Frances Kelly had probably been dead for more than four hours by the time a neighbor noticed her strapped in her car seat; when rescue personnel removed the girl from the vehicle, her skin was red and blistered, her hair matted with sweat.
What is the appropriate punishment for a doting parent responsible for his child's death? A judge eventually spared Mr. Kelly a lengthy term in prison. Still, it is a question that is asked dozens of times each year.
Since the mid-1990s, the number of children who died of heat exhaustion while trapped inside vehicles has risen dramatically, totaling around 340 in the past 10 years. Ironically, one reason was a change parents made to protect their kids after juvenile air-bag deaths peaked in 1995 - they put them in the back seat, where they are more easily forgotten.
An Associated Press analysis of more than 310 fatal incidents in the past 10 years found that prosecutions and penalties vary widely, depending in many cases on where the death occurred and who left the child to die:
- Mothers are treated much more harshly than fathers. Though mothers and fathers are charged and convicted at about the same rates, moms are 26 percent more likely to do time.
- Day-care workers and other paid baby sitters are more likely than parents to be charged and convicted. But they are jailed less frequently than parents and for less than half the time.
- Charges are filed in half of all cases - even when a child was left unintentionally.
The AP analyzed 339 fatalities involving more than 350 responsible parties.
A relatively small number of cases - about 7 percent - involved drugs or alcohol. In a few instances, the responsible parties had a history of abusing or neglecting children. Still others were single parents unable to find or afford day care.
The correlation between the rise in these deaths and the move in the 1990s to put children in the back seat is striking.
"Up to that time, the average number of children dying of hyperthermia in the United States was about 11 a year," says Jan Null, an adjunct professor of meteorology at San Francisco State University who has studied this trend. "Then we put them in the back, turned the car seats around. And from '98 to 2006, that number is 36 a year."
Children, often too young to escape, are particularly vulnerable to heat because their immature respiratory and circulatory systems do not work as efficiently as adults'. Already this year, at least 16 children have died in hot vehicles.
In 27 percent of the cases the AP studied, the children got into the vehicles on their own. Those cases are much less likely to be prosecuted.
The AP identified more than 220 cases in which the caregiver admitted leaving the child behind. More than three-quarters of those people claim they simply forgot.
The awful truth, experts say, is that the stressed-out brain can bury a thought and go on autopilot.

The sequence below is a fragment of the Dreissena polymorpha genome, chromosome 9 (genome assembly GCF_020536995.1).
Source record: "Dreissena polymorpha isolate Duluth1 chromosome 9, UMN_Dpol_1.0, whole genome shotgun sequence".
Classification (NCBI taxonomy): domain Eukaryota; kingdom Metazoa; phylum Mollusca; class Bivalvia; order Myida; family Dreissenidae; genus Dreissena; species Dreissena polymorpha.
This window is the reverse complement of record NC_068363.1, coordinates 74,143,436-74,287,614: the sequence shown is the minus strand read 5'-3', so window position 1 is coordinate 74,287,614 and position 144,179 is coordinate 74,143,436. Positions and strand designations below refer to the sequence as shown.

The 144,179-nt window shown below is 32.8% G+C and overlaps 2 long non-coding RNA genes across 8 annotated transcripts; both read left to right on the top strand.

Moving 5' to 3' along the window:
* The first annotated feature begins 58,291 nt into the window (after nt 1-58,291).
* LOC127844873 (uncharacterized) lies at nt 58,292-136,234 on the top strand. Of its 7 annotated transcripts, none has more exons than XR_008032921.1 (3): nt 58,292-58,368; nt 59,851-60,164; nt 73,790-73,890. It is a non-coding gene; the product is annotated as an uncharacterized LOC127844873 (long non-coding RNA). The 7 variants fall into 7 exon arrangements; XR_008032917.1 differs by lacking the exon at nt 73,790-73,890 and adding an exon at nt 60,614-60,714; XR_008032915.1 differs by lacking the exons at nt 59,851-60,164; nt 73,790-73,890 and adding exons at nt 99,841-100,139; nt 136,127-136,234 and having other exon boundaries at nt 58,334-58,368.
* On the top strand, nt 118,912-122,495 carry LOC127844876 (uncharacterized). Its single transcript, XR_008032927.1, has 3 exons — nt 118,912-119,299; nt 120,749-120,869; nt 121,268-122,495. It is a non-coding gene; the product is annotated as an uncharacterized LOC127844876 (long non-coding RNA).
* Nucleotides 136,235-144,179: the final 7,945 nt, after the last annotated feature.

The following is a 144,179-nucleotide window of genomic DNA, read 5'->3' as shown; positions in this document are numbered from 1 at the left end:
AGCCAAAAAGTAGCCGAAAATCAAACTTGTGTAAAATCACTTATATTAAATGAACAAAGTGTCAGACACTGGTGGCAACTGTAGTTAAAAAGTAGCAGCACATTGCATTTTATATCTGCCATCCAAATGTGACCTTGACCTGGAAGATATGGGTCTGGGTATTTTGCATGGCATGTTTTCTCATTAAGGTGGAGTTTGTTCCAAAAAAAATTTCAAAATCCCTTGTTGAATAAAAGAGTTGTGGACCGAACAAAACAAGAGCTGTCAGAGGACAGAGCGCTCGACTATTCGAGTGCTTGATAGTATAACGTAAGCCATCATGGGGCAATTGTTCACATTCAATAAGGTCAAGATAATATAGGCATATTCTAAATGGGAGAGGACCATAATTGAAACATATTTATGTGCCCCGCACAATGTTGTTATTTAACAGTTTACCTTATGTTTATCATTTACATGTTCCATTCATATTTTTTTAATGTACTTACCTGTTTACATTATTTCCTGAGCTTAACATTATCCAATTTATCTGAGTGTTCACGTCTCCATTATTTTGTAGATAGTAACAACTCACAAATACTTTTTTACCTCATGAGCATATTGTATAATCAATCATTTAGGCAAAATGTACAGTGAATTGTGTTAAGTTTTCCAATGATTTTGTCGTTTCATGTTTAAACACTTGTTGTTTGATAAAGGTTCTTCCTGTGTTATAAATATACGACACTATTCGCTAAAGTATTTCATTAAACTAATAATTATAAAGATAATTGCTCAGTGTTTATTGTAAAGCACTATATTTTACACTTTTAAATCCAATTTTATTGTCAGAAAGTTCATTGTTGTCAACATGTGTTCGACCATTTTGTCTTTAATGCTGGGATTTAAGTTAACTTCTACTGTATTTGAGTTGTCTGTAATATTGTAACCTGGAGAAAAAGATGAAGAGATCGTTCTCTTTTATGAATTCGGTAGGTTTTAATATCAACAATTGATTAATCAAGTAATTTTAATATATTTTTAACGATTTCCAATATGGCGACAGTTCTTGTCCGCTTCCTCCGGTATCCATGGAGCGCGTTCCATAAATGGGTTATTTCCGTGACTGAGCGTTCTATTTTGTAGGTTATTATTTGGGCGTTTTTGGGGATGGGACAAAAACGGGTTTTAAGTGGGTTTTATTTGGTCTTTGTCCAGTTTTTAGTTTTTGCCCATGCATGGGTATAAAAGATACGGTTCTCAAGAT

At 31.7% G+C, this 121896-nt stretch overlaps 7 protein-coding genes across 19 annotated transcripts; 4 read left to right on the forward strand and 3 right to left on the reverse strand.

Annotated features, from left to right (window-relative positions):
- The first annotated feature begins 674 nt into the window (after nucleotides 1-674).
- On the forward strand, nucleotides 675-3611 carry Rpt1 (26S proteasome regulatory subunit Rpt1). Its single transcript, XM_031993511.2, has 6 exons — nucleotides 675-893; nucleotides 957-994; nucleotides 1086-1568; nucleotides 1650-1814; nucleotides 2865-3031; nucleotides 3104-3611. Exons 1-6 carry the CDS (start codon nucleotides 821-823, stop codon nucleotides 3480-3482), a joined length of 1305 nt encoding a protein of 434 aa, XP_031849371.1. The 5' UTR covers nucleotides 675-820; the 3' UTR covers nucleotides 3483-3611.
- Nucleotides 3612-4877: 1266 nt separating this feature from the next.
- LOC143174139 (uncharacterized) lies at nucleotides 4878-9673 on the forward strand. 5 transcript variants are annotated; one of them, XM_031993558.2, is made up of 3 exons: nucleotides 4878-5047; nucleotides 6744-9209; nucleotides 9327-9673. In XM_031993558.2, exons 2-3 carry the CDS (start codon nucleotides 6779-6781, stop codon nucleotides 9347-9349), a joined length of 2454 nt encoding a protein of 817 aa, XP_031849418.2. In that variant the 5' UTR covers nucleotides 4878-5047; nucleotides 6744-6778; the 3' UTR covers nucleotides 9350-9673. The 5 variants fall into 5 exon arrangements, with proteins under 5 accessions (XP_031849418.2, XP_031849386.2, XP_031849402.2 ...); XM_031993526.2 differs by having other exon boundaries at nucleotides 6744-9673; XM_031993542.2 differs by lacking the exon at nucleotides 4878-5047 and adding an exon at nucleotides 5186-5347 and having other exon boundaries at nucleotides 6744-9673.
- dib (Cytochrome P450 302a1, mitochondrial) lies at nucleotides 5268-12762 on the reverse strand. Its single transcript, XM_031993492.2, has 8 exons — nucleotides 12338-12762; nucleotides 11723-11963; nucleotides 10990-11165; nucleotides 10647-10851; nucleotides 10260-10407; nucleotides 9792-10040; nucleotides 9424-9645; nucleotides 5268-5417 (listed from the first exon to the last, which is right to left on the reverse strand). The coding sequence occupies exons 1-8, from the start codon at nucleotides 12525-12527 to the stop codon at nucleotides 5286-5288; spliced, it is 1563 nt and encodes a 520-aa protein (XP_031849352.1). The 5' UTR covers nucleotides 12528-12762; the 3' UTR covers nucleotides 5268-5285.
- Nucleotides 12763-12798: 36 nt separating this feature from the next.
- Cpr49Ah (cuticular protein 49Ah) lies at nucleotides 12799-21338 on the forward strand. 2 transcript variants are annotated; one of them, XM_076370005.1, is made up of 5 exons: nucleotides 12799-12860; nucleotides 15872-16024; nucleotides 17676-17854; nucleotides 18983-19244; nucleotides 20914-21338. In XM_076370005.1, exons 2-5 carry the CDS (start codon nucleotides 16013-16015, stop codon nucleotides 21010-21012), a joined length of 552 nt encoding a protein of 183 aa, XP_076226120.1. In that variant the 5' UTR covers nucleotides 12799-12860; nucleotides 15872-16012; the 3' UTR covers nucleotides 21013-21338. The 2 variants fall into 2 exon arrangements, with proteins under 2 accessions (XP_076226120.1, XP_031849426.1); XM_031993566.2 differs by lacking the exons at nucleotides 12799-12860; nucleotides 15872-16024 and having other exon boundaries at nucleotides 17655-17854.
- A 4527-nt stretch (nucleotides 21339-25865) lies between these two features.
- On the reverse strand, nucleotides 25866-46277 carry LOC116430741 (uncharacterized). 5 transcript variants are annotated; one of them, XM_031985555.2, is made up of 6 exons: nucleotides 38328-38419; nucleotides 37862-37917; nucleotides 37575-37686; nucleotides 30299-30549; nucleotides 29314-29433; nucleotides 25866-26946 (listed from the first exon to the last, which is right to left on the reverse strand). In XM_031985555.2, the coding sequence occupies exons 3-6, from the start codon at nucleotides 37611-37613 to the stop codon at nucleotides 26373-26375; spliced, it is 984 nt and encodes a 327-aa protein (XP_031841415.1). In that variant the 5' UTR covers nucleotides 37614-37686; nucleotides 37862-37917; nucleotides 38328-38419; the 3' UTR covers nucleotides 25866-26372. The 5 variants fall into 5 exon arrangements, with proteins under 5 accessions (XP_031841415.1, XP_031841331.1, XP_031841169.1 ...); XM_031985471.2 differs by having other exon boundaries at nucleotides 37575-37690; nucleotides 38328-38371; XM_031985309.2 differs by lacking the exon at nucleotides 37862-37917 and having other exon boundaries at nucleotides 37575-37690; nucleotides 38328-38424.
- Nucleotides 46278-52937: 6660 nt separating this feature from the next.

"The value of the item is not only not relevant in these competing memory systems," says memory expert David Diamond, an associate psychology professor at the University of South Florida. "But, in fact, we can be more complacent because we tell ourselves, 'There's no way I would forget my child.'"
Nationwide, about 60 percent of cases where the child was left unintentionally result in charges. But policies vary wildly.
At least nine children in Las Vegas have died in hot vehicles since 1998, but charges were filed in only two of those cases.
In Memphis, Tenn., District Attorney General William L. Gibbons scoffs at the notion that he wouldn't charge someone - especially a parent - who claims to have simply forgotten a child.
Not surprisingly, the harshest treatment is reserved for those who intentionally left their children. According to the AP's analysis, those people are nearly twice as likely to serve time than people who simply forgot the child. And on average, they received sentences that were 5 years longer.
So what did Mr. Kelly deserve?
The day Frances died, the engineer was watching 12 children alone while his wife and oldest daughter were abroad visiting a cancer-stricken relative.
When he returned home, he'd asked two teenage children - both of baby-sitting age - to attend to their younger siblings while he went back to school for another daughter who was late getting out of an exam.
During the next seven hours, he ran various errands, performed chores around the house and took a son to soccer practice.
A jury convicted Mr. Kelly of involuntary manslaughter and child endangerment and recommended a year in prison. But the judge instead ordered him to spend one day a year in jail for seven years and to hold an annual blood drive around the anniversary of his daughter's death.
"The judge was very, very merciful," Mr. Kelly said recently while waiting in line to donate blood.